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Wick's Review

Created Jul 17, 2011 11:07PM PST • Edited Dec 27, 2019 09:51AM PST

  1. Quality
  2. Perfect 5.0

    Cinematic sensations conclude no better than HP|DH:P2. We’re talking multiple climaxes, legitimate ones. This perfect finale gives us final scenes with most every significant character from the entire magical series, many consisting of just one freighted line, each perfectly crafted, all sublimely delivered.

    Goodby Harry Potter. Your kind comes along only once a lifetime. Your sendoff could hardly be more satisfying, even for viewers who’ve skipped more installments than they’ve seen. Um, that would be me.

    It’s got everything we want: titanic wand wars between Potter and Voldemort; precious hand-holding between the couple everyone wants to see together, a first kiss even; Dumbledore times two; Snape as sniveling as ever; a houseful of Weaslies. If it charmed before, it’s here.

    There are several eye moistening moments, two sad, one happy. First, when Maggie Smith’s Professor McGonagall bids Harry well, we’re truly saddened because Harry’s end is coming for us too. The next involves Dumbledore. The happy tears come courtesy of Ron and Hermione.

    Speaking of the kids, all three have grown into young adults, gracefully shedding their awkwardness. As with all avengers, their heroics can only rise as high as their villainous opponent is evil. The Noseless One doesn’t disappoint, slitheringly sinister, especially as played by Ralph Fiennes — Fiennes sans nose.

    And in the end of the end, J.K. Rowling gives us an epilogue for the ages that is simply the best ending ever. Deeply satisfying, it caused peals of LOL joy to ring out across the Santana Row CinéArts audience.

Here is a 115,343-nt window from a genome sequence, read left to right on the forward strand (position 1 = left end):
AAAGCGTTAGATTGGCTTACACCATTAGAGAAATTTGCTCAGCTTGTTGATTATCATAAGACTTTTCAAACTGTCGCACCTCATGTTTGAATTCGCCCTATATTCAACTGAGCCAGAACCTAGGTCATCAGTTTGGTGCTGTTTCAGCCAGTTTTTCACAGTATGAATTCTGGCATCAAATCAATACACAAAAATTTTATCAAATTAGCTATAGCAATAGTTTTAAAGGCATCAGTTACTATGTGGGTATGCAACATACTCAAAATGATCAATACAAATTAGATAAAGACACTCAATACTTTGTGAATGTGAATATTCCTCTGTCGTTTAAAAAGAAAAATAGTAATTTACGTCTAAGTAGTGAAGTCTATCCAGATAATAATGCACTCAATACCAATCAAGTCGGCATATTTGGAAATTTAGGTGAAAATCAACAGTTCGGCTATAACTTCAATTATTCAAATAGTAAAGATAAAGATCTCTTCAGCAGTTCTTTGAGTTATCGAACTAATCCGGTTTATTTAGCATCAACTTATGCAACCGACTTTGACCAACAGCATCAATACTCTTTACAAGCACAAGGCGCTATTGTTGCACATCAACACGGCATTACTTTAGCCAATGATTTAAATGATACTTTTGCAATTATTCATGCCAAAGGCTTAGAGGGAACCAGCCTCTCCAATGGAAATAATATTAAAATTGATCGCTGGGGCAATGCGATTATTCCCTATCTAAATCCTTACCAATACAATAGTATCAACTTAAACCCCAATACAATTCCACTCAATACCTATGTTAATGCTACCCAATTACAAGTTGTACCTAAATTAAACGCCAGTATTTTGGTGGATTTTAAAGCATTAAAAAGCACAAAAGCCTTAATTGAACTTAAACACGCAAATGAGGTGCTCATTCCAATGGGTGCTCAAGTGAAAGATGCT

Magic. Pure magic.

  3. Perfect 5.0

    Daniel Radcliffe is Harry Potter, slightly diffident yet supremely courageous. It’s going to be a treat watching Radcliffe graduate to a lifetime of adult roles.

    Emma Watson’s Hermione Granger has no faults. She’s a perfect person. It takes a perfect actress to play such a role without inciting jealousy or hatred.

    Rupert Grint’s Ron Weasley proves that sometime the nice guy gets the girl with no faults. (Of all J.K. Rowlings gifts, this is one of the sweetest.) Perhaps they cast Grint as Weasley way-back-when because his real name is almost as funny as his character’s name. In any case, Rupert’s Ron is one of moviedom’s all-time great second bananas.

    Bright lights from the massive supporting cast:

    • Ralph Fiennes’s Lord Voldemort becomes one of the great movie villains of all time, up there with Palpatine from Star Wars.
    • Michael Gambon’s Professor Albus Dumbledore is a supremely comforting wiseman.
    • Alan Rickman’s Professor Severus Snape pegs the unctuous meter.
    • Helena Bonham Carter’s Bellatrix Lestrange is a classic HBC character. ’Nuff said.
    • Kelly Macdonald as a heavenly mother.
    • Jason Isaacs, Tom Felton and Helen McCrory as the Malfoys, father, son and mother. Lucius & Draco are blond devils incarnate.
    • Ciarán Hinds (the great Ciarán Hinds) makes his Potter debut in the finale as Albus Dumbledore’s brother Aberforth.
    • Matthew Lewis as the unfortunately named Neville Longbottom.
    • Maggie Smith as the strong Professor Minerva McGonagall.